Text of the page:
At the beginning of June 1759, the regiment was at Cologne with the Corps under the Marquis de Poyanne. By June 9, it had joined Broglie's Reserve and were at Zennern near Kassel. On June 18, it joined the main French army. In June, during the French offensive in Western Germany, the regiment was part of the Cavalry Reserve. On June 24, it took post at Atteln. On July 4, it was part of a corps who took position in front of the village of Schildesche, 3 km north of Bielefeld. On July 15, the regiment was part of the force covering the main army encamped near Minden. On August 1, the regiment took part in the Battle of Minden where it was deployed in the third line of the cavalry centre under the command of the Marquis de Poyanne. Along with the Gendarmerie de France, it attempted a third attack upon the 9 battalions (mostly British) who had already repulsed 2 cavalry charges. Their charge was more successful and they broke through the first line of Allied infantry. However, the second line received them with a deadly fire and forced them to retire. By August 15 during the French retreat, the regiment, who had suffered heavily at Minden, could field only 5 squadrons. On August 30, when the main French army took position between Bauerbach and Amöneburg, the regiment formed part of the Reserve.
By the end of January 1760, the 5 brigades of the regiment had taken their winter-quarters in the fourth line of the French army between the Rhine and the Main on the left bank of the Rhine. By mid March, the regiment was stationed on the Neckar, in the fourth line of the French army. By May 23, the regiment was part of the Grenadier Reserve of Broglie's Army, placed under the command of M. de Saint-Pern. In the evening of June 23, Broglie, leaving the main body at Grünberg, advanced northwards with all his light troops, the Grenadiers de France, 12 bns, the Royal-Carabiniers and his dragoons towards Schweinsberg on the Ohm in very bad weather conditions. On July 9, Broglie ordered to dislodge Luckner from his position at Corbach and sent an infantry brigade along with the Corps des carabiniers de Monsieur le Comte de Provence to support Clausen's Brigade and to guard the defiles debouching on the plain of Corbach. However, the French could not mount an attack before nightfall. On July 10, the regiment took part in the Combat of Corbach under the command of the Marquis de Poyanne. By July 14, the regiment occupied a position between Berndorf and the main army. On August 2, the regiment was part of the corps sent by Broglie, under the command of the Prince de Condé, to dislodge the Légion Britannique from the woods on the left of his army. The Légion Britannique abandoned the woods without opposing resistance. On September 18, Broglie detached the regiment to support Prince Xavier encamped near Kassel. By September 19, the regiment was attached to Prince Xavier's Corps, forming part of the vanguard of his right column. By December 30, the regiment had taken its winter-quarters in Limburg.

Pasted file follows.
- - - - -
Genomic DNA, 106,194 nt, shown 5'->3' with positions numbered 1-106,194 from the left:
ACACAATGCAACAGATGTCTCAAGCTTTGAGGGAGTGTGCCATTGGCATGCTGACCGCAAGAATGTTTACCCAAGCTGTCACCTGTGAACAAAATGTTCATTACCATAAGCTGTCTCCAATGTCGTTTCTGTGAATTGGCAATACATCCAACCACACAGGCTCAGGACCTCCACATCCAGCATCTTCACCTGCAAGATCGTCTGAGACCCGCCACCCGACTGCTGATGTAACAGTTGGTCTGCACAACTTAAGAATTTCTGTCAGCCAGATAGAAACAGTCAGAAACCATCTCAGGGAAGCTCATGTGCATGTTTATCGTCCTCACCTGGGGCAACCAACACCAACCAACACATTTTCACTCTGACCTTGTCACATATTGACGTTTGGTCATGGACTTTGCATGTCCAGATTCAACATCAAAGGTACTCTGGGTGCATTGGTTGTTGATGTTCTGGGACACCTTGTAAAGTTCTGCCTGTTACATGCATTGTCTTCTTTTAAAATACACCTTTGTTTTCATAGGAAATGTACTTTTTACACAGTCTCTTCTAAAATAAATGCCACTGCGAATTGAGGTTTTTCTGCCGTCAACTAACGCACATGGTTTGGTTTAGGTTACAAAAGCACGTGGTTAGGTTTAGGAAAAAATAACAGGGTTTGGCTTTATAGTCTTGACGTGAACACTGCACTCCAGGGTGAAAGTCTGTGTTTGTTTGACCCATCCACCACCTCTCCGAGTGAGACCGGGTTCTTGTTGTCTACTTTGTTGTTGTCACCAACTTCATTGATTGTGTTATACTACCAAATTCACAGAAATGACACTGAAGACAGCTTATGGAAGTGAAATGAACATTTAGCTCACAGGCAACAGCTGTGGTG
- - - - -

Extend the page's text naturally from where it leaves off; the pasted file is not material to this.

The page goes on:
On July 16 1761, the regiment was at the battle of Vellinghausen.
To do: more details on the campaigns from 1761 to 1762
|Headgear||black tricorne (reinforced with an iron skullcap for combat) laced silver, with a black cockade on the left side fastened with a black silk strap and a small pewter button|
|Neck stock||probably a black cravate|
|Coat||blue lined red with 2 white buttonholes under the lapels and a pewter button on each side at the small of the back
|Waistcoat||blue (in 1758: a buff leather jerkin with a silver braid + a white large stripe)|
|Breeches||kid (goat leather)|
|Greatcoat||blue lined red|
Troopers were armed with a rifled carbine, two pistols and a sabre. They also wore a breastplate under their coat during battle.
N.B.: unlike the other cavalry regiments, the troopers of this regiment carried their carbine “butt down” like dragoon regiments.
Officers wore uniforms similar to those of the troopers with the following distinctions:
- Maréchal des logis: silver laced tricorne, housing bordered with a 2,7 cm silver lace
- brigadier: double silver lace on the cuffs
Trumpets and kettle-drummers wore a blue coat heavily laced with braids at the king's livery alternating with silver braids.
Regimental standards (4 silken standards): blue field embroidered and fringed in gold; centre device consisting of a golden royal sun surmounted by a scroll bearing the royal motto “Nec Pluribus Impar”; one golden fleur de lys in each corner
This article incorporates texts from the following books which are now in the public domain:
- Pajol, Charles P. V.: Les Guerres sous Louis XV, vol. VII, Paris, 1891, pp. 346-351
Funcken, L. and F.: Les uniformes de la guerre en dentelle
Menguy, Patrice: Les Sujets du Bien Aimé (a website who has unfortunately disappeared from the web)
Mouillard, Lucien: Les Régiments sous Louis XV; Paris 1882
Rogge, Christian: The French & Allied Armies in Germany during the Seven Years War, Frankfurt, 2006
Vial, J.-L.: Nec Pluribus Impar
N.B.: the section Service during the War is mostly derived from our articles depicting the various campaigns, battles and sieges.